The not-so-exciting answer? Get up earlier.
Sorry, everyone. Until Professor McGonagall gets my Time-Turner back from Hermione, I have no other solution to offer except that we have to use the time we've got. Here's the thing, though — once I resigned myself to that fact, it turned out I had more than enough.
The amount of exercise individuals need is a much-debated topic. Some studies say 30 minutes of cardio, others say weight-lifting only, while a lot of people just stick with 10,000 steps a day and leave it at that. The Department of Health and Human Services reports (via the Mayo Clinic) that an average adult should aim for "at least 150 minutes a week of moderate aerobic activity or 75 minutes a week of vigorous aerobic activity." As for strength training? "Do strength training exercises at least twice a week" — no time specified. At first, I thought this assessment left way too much wiggle room for me to wiggle out through. Then, I realized this was a statement for the general public, and no government guideline, however well meaning, would be able to tell every single American citizen exactly how much time he or she needs to spend on the elliptical. I needed to do the legwork myself. Similar to my eating, this was another problem solved only by listening to and learning from what my body told me. In this case, I had a little help with the translation: my trainer, Stephanie.
Working with a trainer is a luxury, I realize. From the start, I made it clear this was not in my forever plan (or forever budget). But, as someone who's never been naturally athletic, I knew this was one area where I shouldn't just wing it. I went to musical-theater high school, where my fitness requirement was fulfilled by a biweekly jazz class. (Note: Real dancers are in great shape, but if you spent 40 minutes doing "sunset arms" in the back of the room, Bob Fosse you are not.) During my brief bouts of gym obsession, I'd sustained a few injuries because of simple idiocy. That made it all the more easy to cop out and take it easy for a few weeks/years. This time, I was determined to do it regularly and reasonably.
Just to be super-duper sure there was no magic formula that everyone knew but me, I reached out to Dr. Frank Lipman: "It's really impossible to answer this question as though there's one right thing for everyone. Just like diet, every body is different when it comes to the exercise that will serve it best. For example, someone who is carrying extra weight and has no movement in their life currently would totally be served by walking. Someone super fit probably won't really get a boost from that (though it obviously wouldn't hurt). Rather than trying to apply a set list of rules and 'doing it right,' people would be best served by finding an exercise that they enjoy and doing it often. Don't make it too complicated."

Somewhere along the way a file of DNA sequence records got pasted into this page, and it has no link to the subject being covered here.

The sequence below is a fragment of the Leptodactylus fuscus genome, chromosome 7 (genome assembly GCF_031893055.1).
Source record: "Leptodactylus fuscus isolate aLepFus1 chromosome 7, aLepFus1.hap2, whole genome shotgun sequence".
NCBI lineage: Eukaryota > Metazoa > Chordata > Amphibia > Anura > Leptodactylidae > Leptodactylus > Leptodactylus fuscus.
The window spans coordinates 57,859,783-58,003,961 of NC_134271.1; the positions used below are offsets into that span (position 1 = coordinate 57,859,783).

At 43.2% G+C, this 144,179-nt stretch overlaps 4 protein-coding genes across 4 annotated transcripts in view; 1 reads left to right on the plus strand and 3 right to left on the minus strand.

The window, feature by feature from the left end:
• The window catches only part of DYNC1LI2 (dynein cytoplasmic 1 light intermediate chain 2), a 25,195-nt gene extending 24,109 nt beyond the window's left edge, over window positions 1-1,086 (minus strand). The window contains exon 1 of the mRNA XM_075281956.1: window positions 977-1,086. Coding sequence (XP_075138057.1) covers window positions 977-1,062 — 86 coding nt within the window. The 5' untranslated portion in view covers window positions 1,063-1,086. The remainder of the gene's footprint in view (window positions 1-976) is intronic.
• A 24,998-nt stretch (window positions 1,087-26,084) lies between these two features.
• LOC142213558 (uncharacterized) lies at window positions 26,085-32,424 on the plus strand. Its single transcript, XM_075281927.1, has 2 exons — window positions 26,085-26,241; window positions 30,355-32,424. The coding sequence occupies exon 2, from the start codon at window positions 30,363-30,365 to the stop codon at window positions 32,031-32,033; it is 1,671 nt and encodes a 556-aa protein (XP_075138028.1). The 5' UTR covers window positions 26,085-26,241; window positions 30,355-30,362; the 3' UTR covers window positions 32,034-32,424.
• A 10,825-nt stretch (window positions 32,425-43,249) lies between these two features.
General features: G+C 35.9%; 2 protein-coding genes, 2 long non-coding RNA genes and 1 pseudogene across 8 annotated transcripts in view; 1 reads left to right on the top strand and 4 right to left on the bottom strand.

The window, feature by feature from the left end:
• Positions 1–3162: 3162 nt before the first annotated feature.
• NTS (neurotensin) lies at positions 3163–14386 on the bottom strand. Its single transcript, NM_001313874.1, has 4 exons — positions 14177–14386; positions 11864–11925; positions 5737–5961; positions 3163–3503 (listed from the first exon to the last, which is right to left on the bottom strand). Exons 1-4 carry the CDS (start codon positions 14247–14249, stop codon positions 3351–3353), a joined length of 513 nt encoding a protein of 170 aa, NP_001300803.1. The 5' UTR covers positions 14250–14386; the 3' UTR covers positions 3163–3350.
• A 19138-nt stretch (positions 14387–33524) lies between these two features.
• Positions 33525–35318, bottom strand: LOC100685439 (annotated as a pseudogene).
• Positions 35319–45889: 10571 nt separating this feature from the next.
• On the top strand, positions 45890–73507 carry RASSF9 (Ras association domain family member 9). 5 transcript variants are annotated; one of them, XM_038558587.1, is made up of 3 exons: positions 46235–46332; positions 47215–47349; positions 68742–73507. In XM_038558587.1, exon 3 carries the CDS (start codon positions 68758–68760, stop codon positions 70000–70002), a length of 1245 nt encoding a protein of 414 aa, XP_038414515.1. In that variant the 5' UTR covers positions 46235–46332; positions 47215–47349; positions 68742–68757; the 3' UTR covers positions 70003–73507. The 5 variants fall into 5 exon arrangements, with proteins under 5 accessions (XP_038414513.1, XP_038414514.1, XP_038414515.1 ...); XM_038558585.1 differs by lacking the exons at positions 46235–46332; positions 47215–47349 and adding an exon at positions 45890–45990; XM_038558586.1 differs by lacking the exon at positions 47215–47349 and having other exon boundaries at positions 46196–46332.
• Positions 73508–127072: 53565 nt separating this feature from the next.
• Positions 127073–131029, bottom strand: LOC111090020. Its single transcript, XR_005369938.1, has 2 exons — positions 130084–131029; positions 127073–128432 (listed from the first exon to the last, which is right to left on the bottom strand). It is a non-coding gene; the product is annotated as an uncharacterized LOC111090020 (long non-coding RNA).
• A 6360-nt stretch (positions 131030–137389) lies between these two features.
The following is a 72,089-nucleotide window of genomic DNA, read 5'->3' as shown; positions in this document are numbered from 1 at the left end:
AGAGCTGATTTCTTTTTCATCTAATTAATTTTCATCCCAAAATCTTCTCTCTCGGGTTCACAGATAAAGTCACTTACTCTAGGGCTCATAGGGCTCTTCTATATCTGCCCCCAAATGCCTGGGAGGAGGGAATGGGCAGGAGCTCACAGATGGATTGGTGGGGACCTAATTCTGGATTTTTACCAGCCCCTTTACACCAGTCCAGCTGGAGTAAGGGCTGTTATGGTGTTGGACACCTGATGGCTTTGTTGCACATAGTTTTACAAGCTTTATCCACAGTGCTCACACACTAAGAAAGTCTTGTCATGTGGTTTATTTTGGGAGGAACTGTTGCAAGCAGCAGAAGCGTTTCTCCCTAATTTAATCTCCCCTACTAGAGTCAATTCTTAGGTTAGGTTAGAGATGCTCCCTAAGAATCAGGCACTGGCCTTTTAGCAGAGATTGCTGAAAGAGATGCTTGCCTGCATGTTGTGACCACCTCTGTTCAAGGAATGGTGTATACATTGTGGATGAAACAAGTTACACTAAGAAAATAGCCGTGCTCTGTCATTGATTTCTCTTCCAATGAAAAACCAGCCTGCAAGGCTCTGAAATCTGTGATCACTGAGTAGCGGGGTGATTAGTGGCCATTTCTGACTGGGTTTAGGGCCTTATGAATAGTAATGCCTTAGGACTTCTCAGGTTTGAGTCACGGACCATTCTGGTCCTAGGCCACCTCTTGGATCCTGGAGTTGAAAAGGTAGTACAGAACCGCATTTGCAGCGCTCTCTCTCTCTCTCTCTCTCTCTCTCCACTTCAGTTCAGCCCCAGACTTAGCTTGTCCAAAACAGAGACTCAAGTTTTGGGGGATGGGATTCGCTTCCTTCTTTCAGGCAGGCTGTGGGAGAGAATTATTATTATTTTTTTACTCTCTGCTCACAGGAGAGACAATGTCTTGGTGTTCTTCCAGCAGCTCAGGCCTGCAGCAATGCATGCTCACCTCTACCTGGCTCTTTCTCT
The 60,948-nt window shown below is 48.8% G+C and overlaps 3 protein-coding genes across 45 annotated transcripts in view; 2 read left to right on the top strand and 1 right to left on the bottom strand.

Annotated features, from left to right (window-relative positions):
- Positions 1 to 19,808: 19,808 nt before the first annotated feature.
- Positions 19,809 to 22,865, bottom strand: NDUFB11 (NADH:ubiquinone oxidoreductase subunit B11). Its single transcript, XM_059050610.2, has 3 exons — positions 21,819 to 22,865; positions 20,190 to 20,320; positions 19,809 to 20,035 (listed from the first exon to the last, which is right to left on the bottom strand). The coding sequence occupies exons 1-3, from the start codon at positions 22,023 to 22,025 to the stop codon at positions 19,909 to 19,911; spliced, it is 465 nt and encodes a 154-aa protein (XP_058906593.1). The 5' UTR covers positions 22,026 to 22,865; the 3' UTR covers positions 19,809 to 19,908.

So, yeah, sorry. There's no magic here.
The first thing I learned is to start slow. Going in full-blast is what got me hurt or burned out in the past. I started with 20 to 30 minutes of various cardiovascular and strengthening exercises, all carefully planned out with Stephanie. Then, every week or so, she'd take it up a notch. It was as if she set me into a pot of warm water, then slowly turned up the heat until we got a real boil going. Except, a better analogy. (Please note: My trainer isn't trying to slowly kill me. I'm, like, 80% sure of that.) The key is consistency. The routine and intensity level changed, but the schedule stays the same: five days a week.
Perhaps that sounds like a lot to you, but remember: I don't run a marathon each day. In order not to wear out one area of my body (or get bored out of my mind), I mix it up. Some days are lighter than others, but I do sweat every day. Unless I'm sick or on vacation or, I don't know, my cat explodes, I start the day this way. I look forward to that tomato face smiling at me in the mirror.
I'm learning a lot from my body's response to this new activity level. For example, I can't work out more than four days in a row or my joints get achy, and I will be mad at EVERYONE. I also learned that working out in the morning changes my energy level throughout the day. But, really and truly, the most important lesson I've learned — the thing I hang on to when I wake up grumpy and itching for the snooze button — is that I can do this. I really can. I can actually have a life and a fitness routine that I don't mind doing every day (possibly even enjoy). I never thought I'd be one of "those people" — those cyborgs who hit the gym daily, come rain, shine, or hellfire. But, maybe, they're not so strange. Maybe they're just like me — people who want to have their cake, their life, and their tomato face, too.
The Anti-Diet Project runs every week in January! Catch the next installment next Monday. Until then, you can follow my progress at @mskelseymiller or #antidietproject on Instagram and Twitter — and join in! Show me your tomato face, too! (You can also show me cake. Always.)